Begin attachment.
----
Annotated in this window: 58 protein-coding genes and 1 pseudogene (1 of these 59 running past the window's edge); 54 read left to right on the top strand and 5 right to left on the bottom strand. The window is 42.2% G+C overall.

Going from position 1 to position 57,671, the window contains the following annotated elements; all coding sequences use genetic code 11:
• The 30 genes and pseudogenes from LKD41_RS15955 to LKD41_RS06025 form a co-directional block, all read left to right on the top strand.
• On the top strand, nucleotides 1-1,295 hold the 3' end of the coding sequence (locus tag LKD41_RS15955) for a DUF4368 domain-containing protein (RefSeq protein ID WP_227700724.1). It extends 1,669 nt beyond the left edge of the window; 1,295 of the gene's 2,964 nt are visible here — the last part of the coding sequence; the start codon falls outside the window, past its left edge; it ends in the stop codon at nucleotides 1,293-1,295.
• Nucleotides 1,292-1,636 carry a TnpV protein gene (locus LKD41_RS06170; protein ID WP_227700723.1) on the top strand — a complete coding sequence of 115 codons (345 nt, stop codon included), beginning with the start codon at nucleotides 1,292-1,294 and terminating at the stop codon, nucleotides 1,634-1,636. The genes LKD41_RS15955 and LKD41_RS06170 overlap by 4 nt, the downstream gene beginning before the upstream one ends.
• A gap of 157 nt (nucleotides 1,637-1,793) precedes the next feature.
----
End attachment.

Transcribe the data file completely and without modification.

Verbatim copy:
Annotated in this window: 58 protein-coding genes and 1 pseudogene (1 of these 59 running past the window's edge); 54 read left to right on the top strand and 5 right to left on the bottom strand. The window is 42.2% G+C overall.

Going from position 1 to position 57,671, the window contains the following annotated elements; all coding sequences use genetic code 11:
• The 30 genes and pseudogenes from LKD41_RS15955 to LKD41_RS06025 form a co-directional block, all read left to right on the top strand.
• On the top strand, nucleotides 1-1,295 hold the 3' end of the coding sequence (locus tag LKD41_RS15955) for a DUF4368 domain-containing protein (RefSeq protein ID WP_227700724.1). It extends 1,669 nt beyond the left edge of the window; 1,295 of the gene's 2,964 nt are visible here — the last part of the coding sequence; the start codon falls outside the window, past its left edge; it ends in the stop codon at nucleotides 1,293-1,295.
• Nucleotides 1,292-1,636 carry a TnpV protein gene (locus LKD41_RS06170; protein ID WP_227700723.1) on the top strand — a complete coding sequence of 115 codons (345 nt, stop codon included), beginning with the start codon at nucleotides 1,292-1,294 and terminating at the stop codon, nucleotides 1,634-1,636. The genes LKD41_RS15955 and LKD41_RS06170 overlap by 4 nt, the downstream gene beginning before the upstream one ends.
• A gap of 157 nt (nucleotides 1,637-1,793) precedes the next feature.